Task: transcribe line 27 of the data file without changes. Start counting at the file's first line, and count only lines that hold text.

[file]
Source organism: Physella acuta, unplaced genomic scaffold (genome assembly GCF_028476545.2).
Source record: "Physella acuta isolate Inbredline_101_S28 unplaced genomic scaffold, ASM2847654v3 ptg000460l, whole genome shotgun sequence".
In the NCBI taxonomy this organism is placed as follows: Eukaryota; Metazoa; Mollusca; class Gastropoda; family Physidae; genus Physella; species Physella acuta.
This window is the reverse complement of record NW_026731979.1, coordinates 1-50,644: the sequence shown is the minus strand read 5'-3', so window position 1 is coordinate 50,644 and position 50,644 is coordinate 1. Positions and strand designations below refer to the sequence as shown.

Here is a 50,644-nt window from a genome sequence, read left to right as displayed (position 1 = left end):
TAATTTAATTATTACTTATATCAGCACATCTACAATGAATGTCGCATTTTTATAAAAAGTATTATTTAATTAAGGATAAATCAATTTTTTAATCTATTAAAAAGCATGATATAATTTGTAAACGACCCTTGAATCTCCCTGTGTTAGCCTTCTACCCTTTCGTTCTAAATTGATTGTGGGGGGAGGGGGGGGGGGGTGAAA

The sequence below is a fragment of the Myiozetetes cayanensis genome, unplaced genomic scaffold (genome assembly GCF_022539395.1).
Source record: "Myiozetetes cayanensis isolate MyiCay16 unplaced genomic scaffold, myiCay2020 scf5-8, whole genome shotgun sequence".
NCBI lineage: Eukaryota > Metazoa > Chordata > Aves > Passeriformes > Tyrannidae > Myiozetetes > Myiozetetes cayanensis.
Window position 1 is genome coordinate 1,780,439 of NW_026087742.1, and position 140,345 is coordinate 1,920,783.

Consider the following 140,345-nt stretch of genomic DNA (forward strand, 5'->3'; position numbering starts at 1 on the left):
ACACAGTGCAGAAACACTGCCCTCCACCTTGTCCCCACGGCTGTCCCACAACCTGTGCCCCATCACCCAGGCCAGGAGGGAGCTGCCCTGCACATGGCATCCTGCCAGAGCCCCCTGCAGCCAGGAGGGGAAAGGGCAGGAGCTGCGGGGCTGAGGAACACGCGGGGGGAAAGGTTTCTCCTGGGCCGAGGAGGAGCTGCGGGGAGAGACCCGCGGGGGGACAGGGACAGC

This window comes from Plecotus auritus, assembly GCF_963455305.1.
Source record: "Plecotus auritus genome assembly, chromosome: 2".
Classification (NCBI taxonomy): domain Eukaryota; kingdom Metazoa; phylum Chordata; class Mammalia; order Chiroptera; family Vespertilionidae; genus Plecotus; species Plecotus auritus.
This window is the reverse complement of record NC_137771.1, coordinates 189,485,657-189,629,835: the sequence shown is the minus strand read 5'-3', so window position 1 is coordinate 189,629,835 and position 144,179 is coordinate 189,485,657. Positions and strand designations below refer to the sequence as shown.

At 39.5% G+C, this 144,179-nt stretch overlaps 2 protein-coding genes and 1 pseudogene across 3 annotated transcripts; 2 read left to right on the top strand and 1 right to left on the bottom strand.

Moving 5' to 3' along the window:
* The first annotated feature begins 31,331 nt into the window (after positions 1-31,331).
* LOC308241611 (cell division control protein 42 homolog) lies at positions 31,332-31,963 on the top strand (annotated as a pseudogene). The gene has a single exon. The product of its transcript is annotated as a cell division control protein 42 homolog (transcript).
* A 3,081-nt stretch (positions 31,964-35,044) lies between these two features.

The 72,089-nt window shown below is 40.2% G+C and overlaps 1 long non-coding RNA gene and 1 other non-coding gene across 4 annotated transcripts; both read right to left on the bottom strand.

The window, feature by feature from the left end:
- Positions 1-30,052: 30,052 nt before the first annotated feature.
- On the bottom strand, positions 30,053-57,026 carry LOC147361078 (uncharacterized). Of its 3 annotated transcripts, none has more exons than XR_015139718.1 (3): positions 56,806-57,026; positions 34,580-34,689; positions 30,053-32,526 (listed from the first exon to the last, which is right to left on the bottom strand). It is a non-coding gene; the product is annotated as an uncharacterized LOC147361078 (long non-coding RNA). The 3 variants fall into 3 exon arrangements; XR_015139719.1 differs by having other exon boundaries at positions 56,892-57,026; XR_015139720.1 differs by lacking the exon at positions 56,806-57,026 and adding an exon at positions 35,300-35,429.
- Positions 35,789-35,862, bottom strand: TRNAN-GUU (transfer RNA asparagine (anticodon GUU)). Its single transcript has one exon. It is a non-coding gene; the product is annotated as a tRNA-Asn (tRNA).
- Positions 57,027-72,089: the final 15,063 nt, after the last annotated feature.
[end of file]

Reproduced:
- Positions 57,027-72,089: the final 15,063 nt, after the last annotated feature.